Gregory W. Lester: Why beliefs don’t die

From: jackson davis 
Date: 1 November 2009 13:29:10 GMT
To: Richard Moore <•••@••.•••>
Subject: Re: brief status report
rkm> probably Wednesday, I’ll share the essay, which is still in development. It builds on our ‘beliefs’ thread, and brings in culture, community, dialog, and more. 

My favorite philosopher, Jose Ortega y Gasset, said “We sustain ideas, but beliefs sustain us.” An idea may occur to us and we may find the idea useful for a specific purpose in our lives. If we sustain that idea by sharing it with others and they also find it useful, then it will be adopted by thsm and eventually it may become so useful that it is sustained by the society as a whole. At this point it becomes a belief.
Over time a) another idea may occur to someone that is more useful in solving the problem and the new idea spreads in a similar manner until it also becomes a belief, or b) conditions change so that the problem does not occur any more and there is no longer a need for the belief. In either case the original belief is no longer useful.
However, the original belief may linger in the society because the various individuals and institutions which have been sustained by the original belief are resistant to change. So any new idea will have to “fight” against the entrenched belif befor it is adopted by tne society as a whole.
From: Diana Skipworth 
Date: 1 November 2009 15:00:34 GMT
To: Richard Moore <•••@••.•••>
Subject: Re: rkm: brief status report
rkm> I even walked two miles in the rain the next day to discuss this with the organizers, but they couldn’t be bothered and wouldn’t talk to me.

Dear Richard,
You are so far ahead of your time; yet in a few years these same types will be ringing your phone off the hook.  Mark my words.  Soon the need for your expertise will be in great demand.  D. Skipworth
Hi Diana,

I appreciate your encouragement, but I don’t really have much expertise. I’m more like the kid who pointed out that the emperor has no clothes. My specialty is trusting my own judgement, using logical thinking and common sense, and insisting on understanding things rather than taking anything on authority. My ‘message’ is that we all need to do this, and do it together using listening-based dialog. Madeline’s message, the next one below, is very relevant. 

From: “Madeline Bruce” 
Date: 1 November 2009 13:44:42 GMT
Subject: Re: brief status report
I think that the unwillingness, or fear,  or whatever it is that stops people from engaging in dialogue  is dangerously endemic in our society.  It is one of those things that we are being subtly brainwashed with, and then, habituated, we carry on doing ourselves. Many different things are contributing to this mind numbing.  Often, in restaurants, they are playing cheap, lousy music which is just offensive, not pleasant at all.  When I ask the staff to turn it off, I am often told that they CAN’T, as it is centrally controlled. Sometimes I get told that they have learned to “tune it out”.    I shudder to think what that constant din does to the nervous system of employees who can’t get away from it for eight hours or more.  In the shopping malls, which I am mostly avoiding, it is not uncommon to hear 3 or 4 “songs” blasting from various stores at a time!  How stupid is this?  Having studied group dynamics and trained as a group therapist, I know that a thoughtful group of people can grow and develop creatively.  One of the features that contributes to that is occasional moments of silence.  That can be anxiety provoking, as we are not used to experiencing that in our social lives, but they are fruitful.  They allow people to dig deeper under the surface of their minds, in the same way that meditation does. – Madeline Bruce, Nanaimo, B. C.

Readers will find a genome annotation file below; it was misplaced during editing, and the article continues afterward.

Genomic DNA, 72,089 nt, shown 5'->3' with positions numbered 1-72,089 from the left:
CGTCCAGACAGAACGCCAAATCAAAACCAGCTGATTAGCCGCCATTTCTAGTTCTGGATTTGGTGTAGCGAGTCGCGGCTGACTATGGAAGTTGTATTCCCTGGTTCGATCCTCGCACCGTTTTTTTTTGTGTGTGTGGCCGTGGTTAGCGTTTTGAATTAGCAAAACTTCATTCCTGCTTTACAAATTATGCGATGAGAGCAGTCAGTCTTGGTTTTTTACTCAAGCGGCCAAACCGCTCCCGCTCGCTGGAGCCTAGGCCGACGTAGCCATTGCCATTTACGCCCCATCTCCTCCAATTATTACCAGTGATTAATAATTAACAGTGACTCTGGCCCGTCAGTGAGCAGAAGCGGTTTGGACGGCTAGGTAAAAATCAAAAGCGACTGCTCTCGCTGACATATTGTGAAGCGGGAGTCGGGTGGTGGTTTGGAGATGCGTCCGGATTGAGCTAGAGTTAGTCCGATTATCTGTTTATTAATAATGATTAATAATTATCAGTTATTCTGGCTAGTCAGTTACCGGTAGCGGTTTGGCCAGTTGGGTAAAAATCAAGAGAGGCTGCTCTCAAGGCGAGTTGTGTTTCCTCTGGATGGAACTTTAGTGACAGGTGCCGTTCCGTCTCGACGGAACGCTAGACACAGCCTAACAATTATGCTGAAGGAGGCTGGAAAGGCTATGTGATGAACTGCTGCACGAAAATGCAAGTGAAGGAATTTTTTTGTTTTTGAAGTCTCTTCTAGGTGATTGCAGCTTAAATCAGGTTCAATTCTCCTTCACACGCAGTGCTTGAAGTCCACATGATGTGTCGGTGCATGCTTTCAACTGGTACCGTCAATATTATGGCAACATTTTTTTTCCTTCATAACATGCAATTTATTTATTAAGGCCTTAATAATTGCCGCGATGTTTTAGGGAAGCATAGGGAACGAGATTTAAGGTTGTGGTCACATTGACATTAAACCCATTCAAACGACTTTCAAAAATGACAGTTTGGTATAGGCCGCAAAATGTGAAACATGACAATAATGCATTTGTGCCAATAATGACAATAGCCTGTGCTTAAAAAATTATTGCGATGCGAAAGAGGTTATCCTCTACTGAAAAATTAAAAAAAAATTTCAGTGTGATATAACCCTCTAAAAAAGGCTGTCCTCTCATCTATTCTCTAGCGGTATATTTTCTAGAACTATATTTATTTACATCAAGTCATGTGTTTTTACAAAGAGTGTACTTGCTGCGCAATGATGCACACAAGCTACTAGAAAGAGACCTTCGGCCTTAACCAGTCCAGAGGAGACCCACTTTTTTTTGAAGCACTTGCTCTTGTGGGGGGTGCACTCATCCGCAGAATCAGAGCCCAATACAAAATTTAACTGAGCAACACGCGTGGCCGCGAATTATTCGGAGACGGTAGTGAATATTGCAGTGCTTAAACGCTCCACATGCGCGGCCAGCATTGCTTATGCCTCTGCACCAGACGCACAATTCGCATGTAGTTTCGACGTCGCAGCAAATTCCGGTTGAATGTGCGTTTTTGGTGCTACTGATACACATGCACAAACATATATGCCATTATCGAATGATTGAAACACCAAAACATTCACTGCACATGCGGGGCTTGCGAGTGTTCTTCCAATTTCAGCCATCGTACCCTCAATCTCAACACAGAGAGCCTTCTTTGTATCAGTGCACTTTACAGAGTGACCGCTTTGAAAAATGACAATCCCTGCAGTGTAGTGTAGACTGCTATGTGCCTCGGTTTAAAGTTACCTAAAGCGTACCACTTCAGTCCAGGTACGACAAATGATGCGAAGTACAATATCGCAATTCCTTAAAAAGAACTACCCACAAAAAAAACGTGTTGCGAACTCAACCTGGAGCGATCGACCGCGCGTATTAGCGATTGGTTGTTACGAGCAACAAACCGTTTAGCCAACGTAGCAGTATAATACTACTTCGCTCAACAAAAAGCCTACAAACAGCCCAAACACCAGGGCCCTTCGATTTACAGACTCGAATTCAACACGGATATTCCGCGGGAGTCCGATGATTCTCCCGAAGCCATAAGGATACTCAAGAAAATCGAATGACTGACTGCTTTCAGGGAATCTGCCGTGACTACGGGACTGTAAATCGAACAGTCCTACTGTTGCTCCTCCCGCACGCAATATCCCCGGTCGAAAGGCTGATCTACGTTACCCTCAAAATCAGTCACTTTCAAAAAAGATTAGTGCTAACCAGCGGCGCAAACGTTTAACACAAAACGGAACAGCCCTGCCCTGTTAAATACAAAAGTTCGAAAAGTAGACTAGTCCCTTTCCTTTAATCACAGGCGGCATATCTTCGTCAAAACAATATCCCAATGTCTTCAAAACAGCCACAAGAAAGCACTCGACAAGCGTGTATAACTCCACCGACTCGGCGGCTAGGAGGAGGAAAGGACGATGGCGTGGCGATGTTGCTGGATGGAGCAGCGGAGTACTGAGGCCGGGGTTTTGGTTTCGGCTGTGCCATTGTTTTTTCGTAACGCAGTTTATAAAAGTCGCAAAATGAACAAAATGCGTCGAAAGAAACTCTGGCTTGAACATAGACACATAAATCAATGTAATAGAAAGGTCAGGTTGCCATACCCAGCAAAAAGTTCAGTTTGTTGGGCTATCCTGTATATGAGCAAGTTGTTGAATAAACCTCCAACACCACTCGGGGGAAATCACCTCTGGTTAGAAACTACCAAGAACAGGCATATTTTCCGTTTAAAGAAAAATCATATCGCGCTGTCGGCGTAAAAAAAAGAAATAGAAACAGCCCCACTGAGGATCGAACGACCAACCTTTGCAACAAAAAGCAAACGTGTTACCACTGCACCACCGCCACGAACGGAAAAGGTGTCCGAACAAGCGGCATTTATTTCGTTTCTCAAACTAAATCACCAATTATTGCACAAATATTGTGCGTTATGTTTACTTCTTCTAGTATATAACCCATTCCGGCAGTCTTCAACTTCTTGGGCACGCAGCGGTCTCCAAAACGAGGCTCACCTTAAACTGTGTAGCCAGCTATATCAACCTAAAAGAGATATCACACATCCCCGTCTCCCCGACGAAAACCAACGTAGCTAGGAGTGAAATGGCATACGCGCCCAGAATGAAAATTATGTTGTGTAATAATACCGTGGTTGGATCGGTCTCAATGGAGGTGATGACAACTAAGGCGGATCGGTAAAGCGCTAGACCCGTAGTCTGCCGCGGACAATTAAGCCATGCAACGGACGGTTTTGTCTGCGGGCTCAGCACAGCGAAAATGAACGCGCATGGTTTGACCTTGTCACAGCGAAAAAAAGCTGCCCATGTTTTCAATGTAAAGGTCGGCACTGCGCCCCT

From: Kristin Jensen 
Date: 1 November 2009 16:49:26 GMT
To: Richard Moore <•••@••.•••>
Subject: Re: rkm: brief status report
what is a resilient community?
Hi Kristin,

This is one of the good things I got from the recent conference. Here’s what my online dictionary says:


[ri-zil-yuhnt, zil-ee-uhnt] 


1. springing back; rebounding.
2. returning to the original form or position after being bent, compressed, or stretched.
3. recovering readily from illness, depression, adversity, or the like; buoyant.
It’s very complementary to sustainable. Not only do we want sustainable communities, but communities that have robustness, or resiliency – the ability to maintain their equilibrium in the face of disturbances. In ecosystems, diversity adds to resiliency. 


From: amelia roache 
Date: 1 November 2009 21:16:24 GMT
To: Richard Moore <•••@••.•••>
Subject: Re: rkm: brief status report
thank you for continued inspiration, consistence, insistence and consideration for all. 
people tend to freak-out when they hear that they’re “wrong”.  whether or not you say that or, are taking opposition (or not). when people hear this they often feel angry.  we’ve been trained this way.  therein, counter-attack/”defense” is imperative–keep war-ing kids, it’ll save our country or at least your own ass. and, when folks are scared for their survival, they will question even their own best logic, intuition and the sage of a close friend.
we sure try hard to believe in something and then impose rather than share. i’ve found life much more enjoyable when wondering.
i’m guessing that the format of an e-mail group that is circulated by one person (such as yourself), choosing subject, initiating dialogue etc. and fully determined as an agent for change cannot possibly be a means for the Process you desire. 
just a few thoughts on a sunday afternoon in between tending to the garden, enjoying music and digesting.
much thanks,
Hi Amelia,

You are quite right. This list is not an example of the kind of dialog I recommend. Real dialog needs to be face-to-face. The actual words are only part of the picture. There’s body language, pauses, intonation, and much more. However, in this current thread, I think we’re getting closer to real dialog than I’ve seen before on email lists. 

We all deserve a bit of applause for that.